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Conversations about downtown Jefferson City parking went beyond a proposed new parking garage during Thursday's Public Works and Zoning Commission meeting.

The first step? Explaining what the current system is.

Jefferson City has three parking code officers with the Public Works Department, with two typically making rounds on any given day, City Operations Division Director Britt Smith said.

Officers check parking by entering license plate numbers into an app. They go through each area with time-limited parking on a rotation during those times.

For instance, if a meter officer goes through an area with 90-minute parking at 8 a.m., the officer would go through it again around 9:30 a.m.

If the same license plate comes up in the same parking zone during successive trips, the app gives the officer the option to write a ticket, Smith said.

Only the information for those who receive tickets is kept. Otherwise, it is disregarded at the end of each day, he said.

The Public Works Department didn't recommend any changes to this code or policy Thursday, but wanted to provide City Council members with information about the current policy.

The City Council is set to make a decision at its June 21 meeting about a potential second downtown parking garage. The proposal would include the purchase of two pieces of property on West McCarty Street between Washington and Jefferson streets to construct a four-level parking garage.

Whether or not the council approves the proposed garage, Public Works Director Matt Morasch said the department needs to do an allocation and parking rates study. This would focus on where parking is compared to where it is needed as well as discuss if the cost of meter or leased parking spaces should be adjusted.

For instance, Smith said, the city offers 90-minute parking on Madison Street. The goal when that was put in place was to keep people coming into downtown rather than taking up a spot all day.

The study would look at whether 90 minutes is still the right time limit for the area.

It would also consider the 15-minute zone around the post office on High Street and other limited-parking areas.

Parking is viewed as a service industry by the city. Smith said that philosophy came from interpretation from previous city councils since parking allows business to thrive, which then generates more sales tax revenue and jobs.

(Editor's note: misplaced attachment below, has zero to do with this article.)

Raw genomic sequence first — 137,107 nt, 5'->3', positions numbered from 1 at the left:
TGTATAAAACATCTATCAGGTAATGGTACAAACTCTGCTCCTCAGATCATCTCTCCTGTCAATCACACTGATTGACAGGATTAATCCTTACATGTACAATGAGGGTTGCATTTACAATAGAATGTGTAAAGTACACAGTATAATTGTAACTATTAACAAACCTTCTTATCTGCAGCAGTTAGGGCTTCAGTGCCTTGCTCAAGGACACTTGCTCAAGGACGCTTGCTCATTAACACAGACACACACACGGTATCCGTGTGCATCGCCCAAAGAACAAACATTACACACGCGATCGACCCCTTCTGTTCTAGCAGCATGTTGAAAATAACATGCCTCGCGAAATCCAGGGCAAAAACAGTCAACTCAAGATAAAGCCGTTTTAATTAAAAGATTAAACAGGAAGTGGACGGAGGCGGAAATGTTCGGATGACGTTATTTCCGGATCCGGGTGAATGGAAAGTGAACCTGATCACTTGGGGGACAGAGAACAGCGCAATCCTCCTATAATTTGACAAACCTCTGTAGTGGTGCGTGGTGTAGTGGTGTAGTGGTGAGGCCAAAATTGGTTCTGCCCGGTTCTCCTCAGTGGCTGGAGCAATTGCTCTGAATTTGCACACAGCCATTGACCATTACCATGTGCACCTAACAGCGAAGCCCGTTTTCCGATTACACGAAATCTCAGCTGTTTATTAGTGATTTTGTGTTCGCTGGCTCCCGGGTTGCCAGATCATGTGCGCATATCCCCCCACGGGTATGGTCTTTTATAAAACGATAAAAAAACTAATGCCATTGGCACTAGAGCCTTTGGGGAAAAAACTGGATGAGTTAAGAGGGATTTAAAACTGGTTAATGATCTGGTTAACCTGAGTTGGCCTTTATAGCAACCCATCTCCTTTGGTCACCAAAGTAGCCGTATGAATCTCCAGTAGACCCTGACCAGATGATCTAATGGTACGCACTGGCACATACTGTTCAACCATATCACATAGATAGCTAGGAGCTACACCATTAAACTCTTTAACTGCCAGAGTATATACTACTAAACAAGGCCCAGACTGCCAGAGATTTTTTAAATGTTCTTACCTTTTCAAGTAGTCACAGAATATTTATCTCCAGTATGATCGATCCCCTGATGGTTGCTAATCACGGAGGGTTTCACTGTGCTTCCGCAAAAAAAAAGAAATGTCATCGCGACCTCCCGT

"If we were simply profit-driven, we would maximize our long-term parking and incentivize it as close to where the biggest parking generator was, and run it that way," he said. "But that would then, in turn, cause the businesses to fail because they would have no parking available to them, and then the general revenue would be hurt."

Ward 4 Councilman Ron Fitzwater said parking downtown sounds like a supply-and- demand issue.

"We have more demand than we have supply in certain areas of the city," Fitzwater said. "Typical business format, you've got to generate the revenue if you're going to meet the demands. We have businesses coming to us and saying, 'We don't have enough parking.' We're wrestling with how we're going to pay to build new parking."

City Administrator Steve Crowell said a rate increase has always been part of the discussion, but city staff needs to know what's going on with the new garage and rehabilitation of the old one before going into that.

The city's last rate increase was in 2005, Morasch said.

"I think our rates are pretty reasonable," Ward 1 Councilman David Kemna said.

The city has looked into upgraded meters where people could pay using smartphones, but that becomes complicated because, at the current rate for metered parking, the city wouldn't see that money, Smith said.

"We've shied away from that in the past because at a quarter an hour for a meter, the vendor that's going to bring us that electronic meter takes that quarter," he said. "And so all we would be doing is funding an app company in San Francisco but we wanted those fees to stay here in our community."

Discussions of downtown parking likely will continue for some time.

An allocations and rates study would take about a year, Morasch said. That process has not begun.

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